University of Cambridge botanists developed a large-scale map of microscopic algae flourishing along the Antarctic coastline, a first in the sceintific field.

To have comprehensive information about the Antarctic coastline, the first microscopic algae large-scale map was created by the University of Cambridge's botanists in order to check the flora on the species in the region.

Two summers were spent taking at the region measuring and detecting green algae in order to gain sufficient information about the odd phenomenon that is turning Antarctica green. Moreover, the researchers partnered with satellite data for efficient information.

Based on their initial observation, they have discovered that although each individual alga is microscopic in size once turned collective they can transform into snow bright green and visible from space when they grow in mass.

The Algal growth arises as it is enriched by mammal and bird excrement, wherein in the 3.1 miles or five-kilometer radius of a penguin colony, 60 percent of blooms lie.

According to experts, this green snow will expand faster as the global temperature continues to rise due to climate change caused by the activities of man.

Botanist and paper author, Matt Davey of the University of Cambridge shared that it is a significant step forward in further understanding the land-based beings on Antarctica and it might change in the future as the climate warms.

He also added that snow algae play a key role in the continent's ability to catch carbon dioxide from the atmosphere via photosynthesis.

Blooms of green snow algae are abundant in the southern continent region, specifically on the island in the Antarctic Peninsula's west coast.

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From the months of November through February, the Algaes grows abundant in warmer areas with a temperature reaching up to or above 0°C (32°F), during the summer of the Southern Hemisphere.

Over the last century, the Antarctic Peninsula is the sole area in the continent that underwent an accelerated warming effect.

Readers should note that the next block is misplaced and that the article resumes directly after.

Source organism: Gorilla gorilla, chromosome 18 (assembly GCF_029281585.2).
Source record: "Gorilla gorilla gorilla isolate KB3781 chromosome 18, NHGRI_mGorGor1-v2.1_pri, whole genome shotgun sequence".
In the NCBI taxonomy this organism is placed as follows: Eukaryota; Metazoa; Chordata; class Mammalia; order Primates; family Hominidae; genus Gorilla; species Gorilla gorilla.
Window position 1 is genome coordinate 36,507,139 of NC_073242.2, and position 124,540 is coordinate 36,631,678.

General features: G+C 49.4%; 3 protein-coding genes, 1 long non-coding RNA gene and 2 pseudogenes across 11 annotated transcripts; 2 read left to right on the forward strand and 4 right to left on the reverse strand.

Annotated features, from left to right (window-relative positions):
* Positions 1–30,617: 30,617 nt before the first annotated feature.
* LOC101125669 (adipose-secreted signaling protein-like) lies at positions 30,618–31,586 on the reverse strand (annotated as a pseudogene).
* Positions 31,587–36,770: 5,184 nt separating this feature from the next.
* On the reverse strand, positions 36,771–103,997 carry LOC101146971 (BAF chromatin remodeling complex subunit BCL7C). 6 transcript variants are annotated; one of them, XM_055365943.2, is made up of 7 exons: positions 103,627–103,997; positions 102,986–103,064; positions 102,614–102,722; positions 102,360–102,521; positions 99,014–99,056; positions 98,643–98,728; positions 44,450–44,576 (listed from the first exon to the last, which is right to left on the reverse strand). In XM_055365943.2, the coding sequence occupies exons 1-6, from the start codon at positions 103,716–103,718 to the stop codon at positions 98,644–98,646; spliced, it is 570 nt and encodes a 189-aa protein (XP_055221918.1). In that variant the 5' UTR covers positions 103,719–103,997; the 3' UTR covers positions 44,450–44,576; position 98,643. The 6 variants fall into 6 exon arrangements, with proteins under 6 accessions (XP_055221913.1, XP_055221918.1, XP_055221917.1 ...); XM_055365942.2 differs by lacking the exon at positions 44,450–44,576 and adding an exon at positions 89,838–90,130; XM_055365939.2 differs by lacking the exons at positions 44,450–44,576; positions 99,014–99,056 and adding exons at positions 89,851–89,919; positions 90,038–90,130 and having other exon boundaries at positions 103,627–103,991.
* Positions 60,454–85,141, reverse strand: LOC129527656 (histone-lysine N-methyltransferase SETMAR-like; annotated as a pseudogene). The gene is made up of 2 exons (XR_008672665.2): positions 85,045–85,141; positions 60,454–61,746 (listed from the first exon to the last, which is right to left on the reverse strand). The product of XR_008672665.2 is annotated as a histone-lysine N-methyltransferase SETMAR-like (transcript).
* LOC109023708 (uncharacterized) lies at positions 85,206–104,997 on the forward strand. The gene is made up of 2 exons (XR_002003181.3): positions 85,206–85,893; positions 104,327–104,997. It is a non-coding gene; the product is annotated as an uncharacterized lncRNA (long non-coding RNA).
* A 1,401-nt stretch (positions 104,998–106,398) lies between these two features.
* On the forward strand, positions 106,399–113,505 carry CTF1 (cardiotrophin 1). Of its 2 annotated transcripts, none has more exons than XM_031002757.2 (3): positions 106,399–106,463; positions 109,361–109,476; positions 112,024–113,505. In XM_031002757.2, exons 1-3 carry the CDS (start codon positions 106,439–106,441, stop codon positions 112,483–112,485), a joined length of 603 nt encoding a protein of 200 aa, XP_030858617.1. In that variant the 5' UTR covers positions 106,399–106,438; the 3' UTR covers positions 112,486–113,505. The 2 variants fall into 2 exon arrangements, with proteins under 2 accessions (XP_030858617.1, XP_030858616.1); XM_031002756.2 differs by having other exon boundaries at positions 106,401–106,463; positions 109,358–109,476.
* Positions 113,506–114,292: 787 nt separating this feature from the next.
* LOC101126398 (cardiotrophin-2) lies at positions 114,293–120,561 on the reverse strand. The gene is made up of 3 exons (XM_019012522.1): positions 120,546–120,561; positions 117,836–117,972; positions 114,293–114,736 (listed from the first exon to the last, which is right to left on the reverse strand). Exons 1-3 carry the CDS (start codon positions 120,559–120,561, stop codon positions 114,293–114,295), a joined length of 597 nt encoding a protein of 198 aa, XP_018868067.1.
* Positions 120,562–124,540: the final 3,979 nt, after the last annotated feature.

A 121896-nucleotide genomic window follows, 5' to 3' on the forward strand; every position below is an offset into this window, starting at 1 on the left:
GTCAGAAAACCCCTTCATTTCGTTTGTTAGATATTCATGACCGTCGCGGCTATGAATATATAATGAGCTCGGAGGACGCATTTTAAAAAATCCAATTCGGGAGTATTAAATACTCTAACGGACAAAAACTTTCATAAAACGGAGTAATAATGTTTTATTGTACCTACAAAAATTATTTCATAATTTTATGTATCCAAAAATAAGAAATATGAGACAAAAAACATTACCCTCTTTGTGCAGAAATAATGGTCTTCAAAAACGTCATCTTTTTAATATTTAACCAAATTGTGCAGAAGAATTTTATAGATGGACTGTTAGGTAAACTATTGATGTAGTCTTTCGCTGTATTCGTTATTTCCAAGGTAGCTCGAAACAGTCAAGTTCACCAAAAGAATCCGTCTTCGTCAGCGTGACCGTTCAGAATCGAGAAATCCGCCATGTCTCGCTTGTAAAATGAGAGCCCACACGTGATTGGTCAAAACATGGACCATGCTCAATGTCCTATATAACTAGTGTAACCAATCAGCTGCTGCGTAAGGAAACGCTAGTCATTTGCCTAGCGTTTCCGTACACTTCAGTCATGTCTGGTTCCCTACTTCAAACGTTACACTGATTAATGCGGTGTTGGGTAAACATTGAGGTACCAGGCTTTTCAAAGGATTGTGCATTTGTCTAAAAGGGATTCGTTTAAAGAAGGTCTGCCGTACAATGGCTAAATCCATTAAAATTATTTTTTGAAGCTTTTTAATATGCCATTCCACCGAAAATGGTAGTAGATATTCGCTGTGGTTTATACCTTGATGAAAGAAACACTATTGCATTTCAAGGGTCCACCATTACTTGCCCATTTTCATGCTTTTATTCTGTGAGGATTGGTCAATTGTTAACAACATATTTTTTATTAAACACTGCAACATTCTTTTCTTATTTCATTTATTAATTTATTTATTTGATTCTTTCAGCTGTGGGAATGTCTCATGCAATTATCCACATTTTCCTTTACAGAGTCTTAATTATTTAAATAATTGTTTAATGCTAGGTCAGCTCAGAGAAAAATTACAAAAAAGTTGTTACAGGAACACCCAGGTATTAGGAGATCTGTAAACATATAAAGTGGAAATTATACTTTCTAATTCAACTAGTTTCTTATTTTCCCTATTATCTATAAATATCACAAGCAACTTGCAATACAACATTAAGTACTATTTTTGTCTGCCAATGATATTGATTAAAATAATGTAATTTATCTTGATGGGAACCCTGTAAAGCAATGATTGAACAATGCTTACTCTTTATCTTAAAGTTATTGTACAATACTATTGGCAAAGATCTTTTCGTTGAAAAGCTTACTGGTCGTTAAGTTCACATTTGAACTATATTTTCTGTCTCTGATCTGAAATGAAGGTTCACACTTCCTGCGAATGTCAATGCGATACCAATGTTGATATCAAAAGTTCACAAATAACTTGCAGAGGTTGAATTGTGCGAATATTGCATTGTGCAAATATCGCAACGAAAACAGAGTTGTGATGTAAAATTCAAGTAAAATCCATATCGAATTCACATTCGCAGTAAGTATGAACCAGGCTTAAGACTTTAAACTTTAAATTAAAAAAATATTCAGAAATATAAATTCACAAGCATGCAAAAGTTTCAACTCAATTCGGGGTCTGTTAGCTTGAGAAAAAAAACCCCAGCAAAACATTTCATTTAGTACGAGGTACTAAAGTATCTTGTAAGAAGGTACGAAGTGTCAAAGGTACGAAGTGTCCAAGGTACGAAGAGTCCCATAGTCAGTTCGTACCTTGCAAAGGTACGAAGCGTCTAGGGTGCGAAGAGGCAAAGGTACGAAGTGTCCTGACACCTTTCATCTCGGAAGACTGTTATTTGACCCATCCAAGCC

Researchers detected that the distribution of the green snow is strongly affected by the animals living in the region, whose ex-crew acts as a highly nutritious indigenous fertilizer.

Based on the observation, Algae were also caught growing near the nesting sites of their birds, including skuas, which is a type of predatory seabird and in the areas wherein seals usually come ashore.

Dr. Davey mentioned that 1,679 separate blooms of green algae have been identified on the snow's surface. This covers an area of at least 1.9 kilometers squared if summed up and equates to a carbon sink of an estimated 479 tonnes every year.

With its current effects, researchers explained that this amount of carbon emitted equates to about 875,000 car travels across the United Kingdom.

Moreover, around 66 percent of the blooms of green algae were located on small, low-lying islands wherein there is no high ground.

However, due to the rising global temperatures especially in the Antarctic Peninsula, these islands someday may lose their snow cover in summer and their snow algae.

On the other hand, blooms can also spread to higher ground as the snow in low-lying melts.

Another botanist at the University of Cambridge Andrew Gray explained that as the Antarctic region warms, he predicts that the total mass of snow algae will add up, and its continued spread to higher ground will exceed the loss of small island patches of algae by a significant number.

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